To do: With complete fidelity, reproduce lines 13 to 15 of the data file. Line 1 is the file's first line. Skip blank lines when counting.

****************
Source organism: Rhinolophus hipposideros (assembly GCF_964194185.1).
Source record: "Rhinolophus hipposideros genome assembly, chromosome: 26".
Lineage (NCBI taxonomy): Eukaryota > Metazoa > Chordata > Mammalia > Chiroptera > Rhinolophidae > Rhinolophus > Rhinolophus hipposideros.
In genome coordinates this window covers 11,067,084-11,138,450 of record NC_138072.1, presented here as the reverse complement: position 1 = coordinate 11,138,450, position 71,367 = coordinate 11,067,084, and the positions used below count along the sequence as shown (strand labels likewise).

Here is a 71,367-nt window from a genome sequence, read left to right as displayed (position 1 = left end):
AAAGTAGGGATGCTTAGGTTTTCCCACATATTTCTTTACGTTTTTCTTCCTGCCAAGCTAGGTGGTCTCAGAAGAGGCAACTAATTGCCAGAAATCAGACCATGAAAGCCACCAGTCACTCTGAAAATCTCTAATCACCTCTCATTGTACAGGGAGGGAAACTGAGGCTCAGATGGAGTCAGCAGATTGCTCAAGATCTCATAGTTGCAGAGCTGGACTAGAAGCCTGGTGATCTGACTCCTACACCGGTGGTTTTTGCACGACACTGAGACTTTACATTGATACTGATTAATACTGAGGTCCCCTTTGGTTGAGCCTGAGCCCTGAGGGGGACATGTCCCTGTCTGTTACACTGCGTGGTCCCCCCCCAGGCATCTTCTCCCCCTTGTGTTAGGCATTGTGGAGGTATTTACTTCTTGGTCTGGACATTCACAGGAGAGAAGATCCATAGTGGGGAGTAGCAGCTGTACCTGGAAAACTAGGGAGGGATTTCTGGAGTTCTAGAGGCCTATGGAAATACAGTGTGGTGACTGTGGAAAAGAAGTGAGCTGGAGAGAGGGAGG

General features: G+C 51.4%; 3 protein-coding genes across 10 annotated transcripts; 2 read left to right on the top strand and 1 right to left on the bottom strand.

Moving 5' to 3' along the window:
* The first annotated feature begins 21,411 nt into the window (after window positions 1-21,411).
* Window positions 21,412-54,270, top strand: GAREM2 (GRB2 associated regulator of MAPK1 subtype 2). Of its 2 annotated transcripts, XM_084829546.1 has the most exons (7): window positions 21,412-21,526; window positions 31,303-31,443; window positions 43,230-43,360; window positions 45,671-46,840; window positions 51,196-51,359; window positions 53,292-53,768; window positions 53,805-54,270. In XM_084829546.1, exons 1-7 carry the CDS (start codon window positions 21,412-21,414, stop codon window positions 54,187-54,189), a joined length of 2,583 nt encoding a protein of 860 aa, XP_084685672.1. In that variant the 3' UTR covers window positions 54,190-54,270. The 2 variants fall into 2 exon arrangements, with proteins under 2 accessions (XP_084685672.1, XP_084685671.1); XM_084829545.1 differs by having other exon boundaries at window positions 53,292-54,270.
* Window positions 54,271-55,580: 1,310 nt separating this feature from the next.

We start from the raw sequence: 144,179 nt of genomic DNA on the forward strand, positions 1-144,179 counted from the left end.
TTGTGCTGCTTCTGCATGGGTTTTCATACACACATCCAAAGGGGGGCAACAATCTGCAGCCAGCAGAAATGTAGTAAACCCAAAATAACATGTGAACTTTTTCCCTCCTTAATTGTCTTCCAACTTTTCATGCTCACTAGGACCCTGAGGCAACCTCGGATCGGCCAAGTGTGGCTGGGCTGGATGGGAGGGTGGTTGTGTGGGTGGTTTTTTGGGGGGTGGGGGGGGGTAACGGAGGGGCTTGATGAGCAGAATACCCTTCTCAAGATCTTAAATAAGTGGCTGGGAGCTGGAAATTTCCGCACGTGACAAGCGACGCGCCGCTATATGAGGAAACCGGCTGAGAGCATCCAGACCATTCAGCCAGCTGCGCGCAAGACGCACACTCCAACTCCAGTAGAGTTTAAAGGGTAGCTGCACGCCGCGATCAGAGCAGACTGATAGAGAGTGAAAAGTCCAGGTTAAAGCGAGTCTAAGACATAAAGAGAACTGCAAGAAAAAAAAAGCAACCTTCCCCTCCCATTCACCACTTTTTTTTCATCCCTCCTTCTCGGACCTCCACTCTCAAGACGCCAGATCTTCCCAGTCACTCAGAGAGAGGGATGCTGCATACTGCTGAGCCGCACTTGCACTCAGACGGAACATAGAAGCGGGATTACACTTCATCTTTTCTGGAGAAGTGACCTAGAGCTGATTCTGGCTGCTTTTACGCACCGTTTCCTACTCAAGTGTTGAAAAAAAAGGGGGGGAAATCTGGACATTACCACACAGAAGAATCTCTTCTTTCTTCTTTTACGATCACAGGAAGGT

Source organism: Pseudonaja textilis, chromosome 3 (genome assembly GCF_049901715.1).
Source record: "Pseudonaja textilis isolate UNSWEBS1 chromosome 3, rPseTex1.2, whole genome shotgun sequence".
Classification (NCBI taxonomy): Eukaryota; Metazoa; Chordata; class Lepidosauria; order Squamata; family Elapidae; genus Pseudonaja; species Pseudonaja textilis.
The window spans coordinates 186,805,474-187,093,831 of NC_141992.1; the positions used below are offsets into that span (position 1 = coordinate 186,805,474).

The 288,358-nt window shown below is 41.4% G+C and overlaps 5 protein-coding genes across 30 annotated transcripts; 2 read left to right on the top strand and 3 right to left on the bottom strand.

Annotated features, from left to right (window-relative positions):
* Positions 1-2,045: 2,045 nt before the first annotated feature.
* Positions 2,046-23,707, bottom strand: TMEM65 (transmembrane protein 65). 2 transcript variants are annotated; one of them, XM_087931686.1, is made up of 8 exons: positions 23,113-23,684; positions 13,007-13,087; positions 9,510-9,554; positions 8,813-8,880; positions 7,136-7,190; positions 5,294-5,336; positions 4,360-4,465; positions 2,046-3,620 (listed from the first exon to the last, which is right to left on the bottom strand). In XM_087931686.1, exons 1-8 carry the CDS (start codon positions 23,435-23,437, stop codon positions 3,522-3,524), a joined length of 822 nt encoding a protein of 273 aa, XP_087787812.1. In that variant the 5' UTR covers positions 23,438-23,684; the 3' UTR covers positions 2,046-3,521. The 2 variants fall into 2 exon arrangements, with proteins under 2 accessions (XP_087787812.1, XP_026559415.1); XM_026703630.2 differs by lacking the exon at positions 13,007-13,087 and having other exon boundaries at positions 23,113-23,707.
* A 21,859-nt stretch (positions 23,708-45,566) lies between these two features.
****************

TTGTGCTGCTTCTGCATGGGTTTTCATACACACATCCAAAGGGGGGCAACAATCTGCAGCCAGCAGAAATGTAGTAAACCCAAAATAACATGTGAACTTTTTCCCTCCTTAATTGTCTTCCAACTTTTCATGCTCACTAGGACCCTGAGGCAACCTCGGATCGGCCAAGTGTGGCTGGGCTGGATGGGAGGGTGGTTGTGTGGGTGGTTTTTTGGGGGGTGGGGGGGGGTAACGGAGGGGCTTGATGAGCAGAATACCCTTCTCAAGATCTTAAATAAGTGGCTGGGAGCTGGAAATTTCCGCACGTGACAAGCGACGCGCCGCTATATGAGGAAACCGGCTGAGAGCATCCAGACCATTCAGCCAGCTGCGCGCAAGACGCACACTCCAACTCCAGTAGAGTTTAAAGGGTAGCTGCACGCCGCGATCAGAGCAGACTGATAGAGAGTGAAAAGTCCAGGTTAAAGCGAGTCTAAGACATAAAGAGAACTGCAAGAAAAAAAAAGCAACCTTCCCCTCCCATTCACCACTTTTTTTTCATCCCTCCTTCTCGGACCTCCACTCTCAAGACGCCAGATCTTCCCAGTCACTCAGAGAGAGGGATGCTGCATACTGCTGAGCCGCACTTGCACTCAGACGGAACATAGAAGCGGGATTACACTTCATCTTTTCTGGAGAAGTGACCTAGAGCTGATTCTGGCTGCTTTTACGCACCGTTTCCTACTCAAGTGTTGAAAAAAAAGGGGGGGAAATCTGGACATTACCACACAGAAGAATCTCTTCTTTCTTCTTTTACGATCACAGGAAGGT

Source organism: Pseudonaja textilis, chromosome 3 (genome assembly GCF_049901715.1).
Source record: "Pseudonaja textilis isolate UNSWEBS1 chromosome 3, rPseTex1.2, whole genome shotgun sequence".